Homeland Security targets Tohono O'odham land with massive US spy towers

 

Tohono O'odham government kept secret resolution for US spy towers, while O'odham human rights activists battle militarization and Border Patrol abuse

By Brenda Norrell

Photo US spy tower on Tohono O'odham Nation 2007

The US Border Patrol has targeted the Tohono O’odham Nation with spy towers at 14 potential sites in three districts, according to a tribal resolution that opened the door for a massive network of US spy towers on tribal land.

Tohono O’odham members fighting against the militarization of their lands, and abuse of O’odham by US Border Patrol agents, say they were never told of the tribal resolution which initiates the process of these US spy towers on sovereign Tohono O'odham land.

The Tohono O’odham government passed a resolution in April granting access to US Border Patrol officials for initial site visits in three districts. Since the Tohono O’odham Council does not allow outside news reporters in its council sessions, information often remains secret.

The April tribal resolution describes the Integrated Fixed Tower Program. The resolution says the towers would remain subject to the laws of both the US and the Tohono O’odham Nation. These laws include environmental, cultural resources, realty and other laws.

However, during the building of the border wall vehicle barrier on the Tohono O’odham Nation, all federal laws were waived, including US environmental and cultural laws. The remains of O’odham were dug up and removed by Boeing workers.

This is the second time that Homeland Security approved spy towers on the US/Mexico border and on Tohono O'odham land. The first $1 billion boondoggle on the border was halted when Homeland Security said the wifi and surveillance towers did not work. Those towers were contracted to Boeing, with a subcontract to the Israeli defense contractor Elbit Systems who also provides spy technology and security at another border known for Apartheid, the Palestine border. 

A plan to build a massive US Border Patrol complex on Tohono O'odham land -- with agent housing, helicopters, horses and dogs -- was also kept secret until a draft environmental impact statement was discovered in September.

Read more about the tribal resolution at http://www.bsnorrell.blogspot.com/2012/10/tohono-oodham-government-kept-secret.html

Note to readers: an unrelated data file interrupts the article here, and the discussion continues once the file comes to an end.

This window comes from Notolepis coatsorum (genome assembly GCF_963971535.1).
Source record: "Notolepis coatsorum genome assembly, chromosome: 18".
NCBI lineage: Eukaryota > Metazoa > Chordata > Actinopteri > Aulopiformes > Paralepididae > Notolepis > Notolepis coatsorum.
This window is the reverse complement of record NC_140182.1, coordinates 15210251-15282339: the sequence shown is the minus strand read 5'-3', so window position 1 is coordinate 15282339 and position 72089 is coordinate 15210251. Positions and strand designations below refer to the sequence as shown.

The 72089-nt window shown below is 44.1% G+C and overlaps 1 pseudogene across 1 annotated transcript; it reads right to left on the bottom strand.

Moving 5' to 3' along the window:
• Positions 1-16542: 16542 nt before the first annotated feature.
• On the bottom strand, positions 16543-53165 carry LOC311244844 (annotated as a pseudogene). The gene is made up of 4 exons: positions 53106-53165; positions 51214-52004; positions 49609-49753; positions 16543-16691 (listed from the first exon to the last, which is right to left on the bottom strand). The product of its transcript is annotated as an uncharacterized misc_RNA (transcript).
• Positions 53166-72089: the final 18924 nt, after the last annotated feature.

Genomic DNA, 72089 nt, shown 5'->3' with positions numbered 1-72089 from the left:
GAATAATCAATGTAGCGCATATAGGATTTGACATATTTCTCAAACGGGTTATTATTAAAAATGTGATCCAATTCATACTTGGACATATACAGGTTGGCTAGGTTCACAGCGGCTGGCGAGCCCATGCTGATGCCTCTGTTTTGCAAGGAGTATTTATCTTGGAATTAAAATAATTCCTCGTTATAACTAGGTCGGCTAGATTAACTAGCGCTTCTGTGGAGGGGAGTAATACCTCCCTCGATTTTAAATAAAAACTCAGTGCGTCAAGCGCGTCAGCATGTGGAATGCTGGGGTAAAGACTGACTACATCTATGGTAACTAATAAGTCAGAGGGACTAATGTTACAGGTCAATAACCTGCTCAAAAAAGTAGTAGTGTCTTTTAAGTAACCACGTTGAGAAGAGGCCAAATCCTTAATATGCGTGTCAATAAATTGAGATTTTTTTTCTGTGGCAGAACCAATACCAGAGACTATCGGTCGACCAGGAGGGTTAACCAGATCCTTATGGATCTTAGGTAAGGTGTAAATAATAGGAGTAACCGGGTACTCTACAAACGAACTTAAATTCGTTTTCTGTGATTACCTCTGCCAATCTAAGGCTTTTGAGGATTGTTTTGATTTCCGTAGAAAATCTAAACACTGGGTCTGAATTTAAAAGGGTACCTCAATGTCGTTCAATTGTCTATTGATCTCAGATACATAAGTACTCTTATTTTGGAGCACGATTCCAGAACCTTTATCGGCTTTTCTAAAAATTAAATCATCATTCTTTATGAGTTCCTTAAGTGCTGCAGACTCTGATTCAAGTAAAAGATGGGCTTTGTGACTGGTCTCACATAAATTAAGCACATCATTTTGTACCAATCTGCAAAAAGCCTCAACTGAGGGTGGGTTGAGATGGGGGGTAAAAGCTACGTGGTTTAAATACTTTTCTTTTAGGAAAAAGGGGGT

copyright Brenda Norrell

brendanorrell@gmail.com

About Brenda Norrell

Brenda Norrell has been a news reporter in Indian country for 32 years. She is publisher of Censored News, focusing on Indigenous Peoples, human rights and the US border. Censored News was created after Norrell was censored, then terminated, by Indian Country Today after serving as a longtime staff reporter. Now censored by the mainstream media, she previously was a staff reporter at numerous American Indian newspapers and a stringer for AP, USA Today and others. She lived on the Navajo Nation for 18 years, and then traveled with the Zapatistas. She covered the climate summits in Cochabamba, Bolivia, and Cancun, Mexico, in 2010.

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About Brenda Norrell

Personal Website
http://www.bsnorrell.blogspot.com/

Biography

Brenda Norrell has been a news reporter in Indian country for 32 years. She is publisher of Censored News, focusing on Indigenous Peoples, human rights and the US border. Censored News was created after Norrell was censored, then terminated, by Indian Country Today after serving as a longtime staff reporter. Now censored by the mainstream media, she previously was a staff reporter at numerous American Indian newspapers and a stringer for AP, USA Today and others. She lived on the Navajo Nation for 18 years, and then traveled with the Zapatistas. She covered the climate summits in Cochabamba, Bolivia, and Cancun, Mexico, in 2010.